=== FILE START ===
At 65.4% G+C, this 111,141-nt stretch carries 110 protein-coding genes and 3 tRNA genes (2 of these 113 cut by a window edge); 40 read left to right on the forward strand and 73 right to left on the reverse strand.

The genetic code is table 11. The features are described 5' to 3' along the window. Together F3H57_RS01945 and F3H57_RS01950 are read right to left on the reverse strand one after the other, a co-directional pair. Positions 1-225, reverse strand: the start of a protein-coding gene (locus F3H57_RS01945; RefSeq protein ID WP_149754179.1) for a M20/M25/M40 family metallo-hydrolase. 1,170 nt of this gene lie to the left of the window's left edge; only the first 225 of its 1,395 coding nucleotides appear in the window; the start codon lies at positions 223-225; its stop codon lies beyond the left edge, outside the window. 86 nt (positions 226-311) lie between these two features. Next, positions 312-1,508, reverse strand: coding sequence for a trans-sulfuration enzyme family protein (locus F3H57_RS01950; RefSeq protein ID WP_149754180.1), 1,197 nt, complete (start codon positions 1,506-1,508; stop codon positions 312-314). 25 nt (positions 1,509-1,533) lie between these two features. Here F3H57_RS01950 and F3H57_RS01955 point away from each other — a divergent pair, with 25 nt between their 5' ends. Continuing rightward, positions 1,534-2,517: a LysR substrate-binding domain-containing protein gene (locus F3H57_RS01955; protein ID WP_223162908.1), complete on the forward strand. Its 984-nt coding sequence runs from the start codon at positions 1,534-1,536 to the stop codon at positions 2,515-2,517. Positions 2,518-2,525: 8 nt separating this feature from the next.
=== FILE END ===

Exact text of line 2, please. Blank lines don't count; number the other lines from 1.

The genetic code is table 11. The features are described 5' to 3' along the window. Together F3H57_RS01945 and F3H57_RS01950 are read right to left on the reverse strand one after the other, a co-directional pair. Positions 1-225, reverse strand: the start of a protein-coding gene (locus F3H57_RS01945; RefSeq protein ID WP_149754179.1) for a M20/M25/M40 family metallo-hydrolase. 1,170 nt of this gene lie to the left of the window's left edge; only the first 225 of its 1,395 coding nucleotides appear in the window; the start codon lies at positions 223-225; its stop codon lies beyond the left edge, outside the window. 86 nt (positions 226-311) lie between these two features. Next, positions 312-1,508, reverse strand: coding sequence for a trans-sulfuration enzyme family protein (locus F3H57_RS01950; RefSeq protein ID WP_149754180.1), 1,197 nt, complete (start codon positions 1,506-1,508; stop codon positions 312-314). 25 nt (positions 1,509-1,533) lie between these two features. Here F3H57_RS01950 and F3H57_RS01955 point away from each other — a divergent pair, with 25 nt between their 5' ends. Continuing rightward, positions 1,534-2,517: a LysR substrate-binding domain-containing protein gene (locus F3H57_RS01955; protein ID WP_223162908.1), complete on the forward strand. Its 984-nt coding sequence runs from the start codon at positions 1,534-1,536 to the stop codon at positions 2,515-2,517. Positions 2,518-2,525: 8 nt separating this feature from the next.